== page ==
17. 17. • Contamination of centres of genetic diversity. E.g.Cotton, rice, brinjal –India is centre of origin/diversity• Unsolicited gene transfer to farmers’/other varieties• Co-existence not possible:• organic cotton and Bt Bikeneri narma in India• LL rice in US• Maize in CIMMYT• Wheat in USGenetic Contamination inevitable
  18. 18. Monopolyzing market• IPR Driven• Patents over genes, gene transfermechanisms, markers, promoters etc(Bt/herbicide resistant plants at least 8 patentsGolden rice 72 patents IAAA)• Mergers and Acquisitions-70% seed marketcontrolled by 10 companies
  19. 19. Broad patentsThough patents are granted only for specific innovations, instances ofbroad patents are surfacing• Cohen/Boyer patent covers all DNA transfer• US patent no. 5,004, 863 for Agrobacterium mediated gene transfer• US patent no. 5,120, 657 for Accell=FE Gene gun• US patent no. 5,159,135 covers all genetically engineered cottonplants• EU patent no, 0,301,749,B1 covers all genetically engineeredsoybeans• Similar broad cotton patent has been granted India and applicationsare pending in Brazil and China
  20. 20. Implications to agriculturePercy Schmeiser, Bruno, Saskatchewan, facing legal bills of about 600,000Canadian dollarsISAAA (International Service for the Acquisition of Agribiotech Applications)identified 70 patents and 16 tangible property constraints (Material TransferAgreements- MTAs, licenses, agreements etc.) that could have implications forcommercialization of Golden Rice. The potential legal complexities of negotiatingthese patent licenses led the inventors Potrykus and Beyer to strike a deal withGreenovation (A University spin-off biotech company based in Freiburg,Germany) and Astra Zeneca (A Multinational Life sciences company)In 1994 CICR announced success in developing Bt cotton variety, notcommercialised due to IPRs not being in placeIn 2012 CICR was forced to withdraw the Bt Bikeneri narma from marketAll Bollgard 10 more Cotton hybrids with Bt developed by various companies arepending with GEAC, all are under license from Monsanto paying royaltyAP government moved to MRTP to get the seed price reduced
  21. 21. Community Managed SustainableAgriculture in Andhra PradeshBasic Principles Regenerative, ecologically sound practices Organized action by communities inplanning, implementing and managing theprogram Govt/ngos playing facilitating agency role2004-05 started with 225 acres in one dist andreached 7 lakh acres in 2007-08 in 18 dist. WorldBank says this is a good tool for povertyeradication and now promoted as part of NRLMWith 50 % development expenditure one candouble the incomes of the farmersA national program called Mahila KrishiSashaktikaran Pariyojana (MKSP) is launchedbased on this experiencce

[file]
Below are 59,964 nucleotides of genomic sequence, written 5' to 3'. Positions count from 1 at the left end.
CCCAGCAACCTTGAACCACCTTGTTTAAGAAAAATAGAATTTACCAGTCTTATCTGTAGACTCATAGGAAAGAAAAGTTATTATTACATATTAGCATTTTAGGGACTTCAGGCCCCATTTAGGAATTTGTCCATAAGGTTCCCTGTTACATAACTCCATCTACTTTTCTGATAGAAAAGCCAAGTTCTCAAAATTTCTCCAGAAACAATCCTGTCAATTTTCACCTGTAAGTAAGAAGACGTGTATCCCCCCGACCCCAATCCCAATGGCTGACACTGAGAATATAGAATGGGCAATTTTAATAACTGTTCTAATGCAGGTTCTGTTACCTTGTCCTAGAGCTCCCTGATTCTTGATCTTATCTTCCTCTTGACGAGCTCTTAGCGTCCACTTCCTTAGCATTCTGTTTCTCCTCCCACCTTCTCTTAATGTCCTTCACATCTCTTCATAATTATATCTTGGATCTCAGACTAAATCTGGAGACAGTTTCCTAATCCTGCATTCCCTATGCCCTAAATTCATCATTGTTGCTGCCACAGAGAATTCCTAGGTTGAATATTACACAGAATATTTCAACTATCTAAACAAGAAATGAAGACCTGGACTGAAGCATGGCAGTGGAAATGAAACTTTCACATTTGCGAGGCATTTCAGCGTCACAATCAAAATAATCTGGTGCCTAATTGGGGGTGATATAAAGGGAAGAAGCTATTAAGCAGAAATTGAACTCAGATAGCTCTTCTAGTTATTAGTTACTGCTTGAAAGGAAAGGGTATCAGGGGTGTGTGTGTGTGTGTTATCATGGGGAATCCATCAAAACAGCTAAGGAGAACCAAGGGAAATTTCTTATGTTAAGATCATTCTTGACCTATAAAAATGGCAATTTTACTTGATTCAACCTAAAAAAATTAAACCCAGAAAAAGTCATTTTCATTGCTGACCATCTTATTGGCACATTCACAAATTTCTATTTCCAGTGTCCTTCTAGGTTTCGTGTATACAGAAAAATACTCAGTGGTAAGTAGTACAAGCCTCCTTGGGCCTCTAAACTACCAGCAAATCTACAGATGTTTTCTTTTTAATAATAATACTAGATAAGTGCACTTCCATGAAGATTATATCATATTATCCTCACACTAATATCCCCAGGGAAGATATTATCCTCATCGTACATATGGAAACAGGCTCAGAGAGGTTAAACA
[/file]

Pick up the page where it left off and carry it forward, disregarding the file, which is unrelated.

22. 22. 0.225 25200 7001300200028003500 36000.1 158030060010001500 1600 17702135 19971394 1541 1381101505001000150020002500300035004000Acerage (000acres) Farmers (000) Pesticide use (MT Active Ingradient)Farmers and area covered under CMSAhttp://
  23. 23. States/UTs 2004-05 2005-06 2006-072007-08 2008-09 2009-10kg/ha2000-01kg/ha2009-10Punjab 6900 5610 5975 6080 5760 5810 0.98 0.82Haryana 4520 4560 4600 4390 4288 4070 0.84 0.68AndhraPradesh 2135 1997 1394 1541 1381 1015 0.34 0.09Maharastra 3030 3198 3193 3050 2400 4639 0.17 0.24Tamil Nadu 2466 2211 3940 2048 2317 2335 0.32 0.45Gujarat 2900 2700 2670 2660 2650 2750 0.30 0.29Kerala 360 571 545 780 272.69 631 0.31 0.26Karnataka 2200 1638 1362 1588 1675 1647 0.17 0.14Status of pesticide utilization in different states****Source: http://ppqs.gov.in/IpmPesticides.htm MT of active ingredient
  24. 24. Average Reduction in costs and netadditional income for different cropsCrops Reduction in costdue to NPM (Rs)Reduction in costs due to useof organic fertilisers/manures(Rs)Net additionalincome (Rs)Paddy 940 1450 5590Maize 1319 2357 5676Cotton 1733 1968 5676Chillies 1733 1968 7701Groundnut 1021 3462 10483Vegetables 1400 390 37903rd Party Evaluation of Rashtriya Krishi Vikas Yojana (RKVY) : Community ManagedOrganic Farming implemented by SERPEvaluation TeamProf. R. Ratnakar, Director, Dr. M. Surya Mani, Professor, EXTENSION EDUCATIONINSTITUTE, (Southern Region), Ministry of Agriculture, Government of India
  25. 25. What we need?• Long term and intergenerational biosafety tobe established• Consumer choices• Cartagena Biosafety Protocol: Avoid incountries of centres of origin and centres ofdiversity• CBD Nagoya and Kaulalumpur sub-protocal:Liability and Redress mechanism• Promote alternatives where possible